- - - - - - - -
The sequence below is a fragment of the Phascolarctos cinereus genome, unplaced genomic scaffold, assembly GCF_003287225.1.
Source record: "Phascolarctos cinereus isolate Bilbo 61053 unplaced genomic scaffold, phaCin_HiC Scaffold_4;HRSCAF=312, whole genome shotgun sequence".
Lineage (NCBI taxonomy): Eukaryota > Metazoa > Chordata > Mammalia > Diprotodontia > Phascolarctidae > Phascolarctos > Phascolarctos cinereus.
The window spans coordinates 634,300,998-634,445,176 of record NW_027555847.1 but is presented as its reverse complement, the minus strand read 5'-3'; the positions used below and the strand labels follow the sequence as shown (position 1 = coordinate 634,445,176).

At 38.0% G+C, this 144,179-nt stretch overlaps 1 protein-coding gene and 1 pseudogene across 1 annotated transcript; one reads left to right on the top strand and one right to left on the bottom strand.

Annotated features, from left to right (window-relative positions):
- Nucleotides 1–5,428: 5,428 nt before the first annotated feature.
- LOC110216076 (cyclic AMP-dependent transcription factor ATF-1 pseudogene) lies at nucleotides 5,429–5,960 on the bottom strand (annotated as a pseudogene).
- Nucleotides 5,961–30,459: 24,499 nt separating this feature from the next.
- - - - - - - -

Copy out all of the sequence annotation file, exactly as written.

The sequence below is a fragment of the Phascolarctos cinereus genome, unplaced genomic scaffold, assembly GCF_003287225.1.
Source record: "Phascolarctos cinereus isolate Bilbo 61053 unplaced genomic scaffold, phaCin_HiC Scaffold_4;HRSCAF=312, whole genome shotgun sequence".
Lineage (NCBI taxonomy): Eukaryota > Metazoa > Chordata > Mammalia > Diprotodontia > Phascolarctidae > Phascolarctos > Phascolarctos cinereus.
The window spans coordinates 634,300,998-634,445,176 of record NW_027555847.1 but is presented as its reverse complement, the minus strand read 5'-3'; the positions used below and the strand labels follow the sequence as shown (position 1 = coordinate 634,445,176).

At 38.0% G+C, this 144,179-nt stretch overlaps 1 protein-coding gene and 1 pseudogene across 1 annotated transcript; one reads left to right on the top strand and one right to left on the bottom strand.

Annotated features, from left to right (window-relative positions):
- Nucleotides 1–5,428: 5,428 nt before the first annotated feature.
- LOC110216076 (cyclic AMP-dependent transcription factor ATF-1 pseudogene) lies at nucleotides 5,429–5,960 on the bottom strand (annotated as a pseudogene).
- Nucleotides 5,961–30,459: 24,499 nt separating this feature from the next.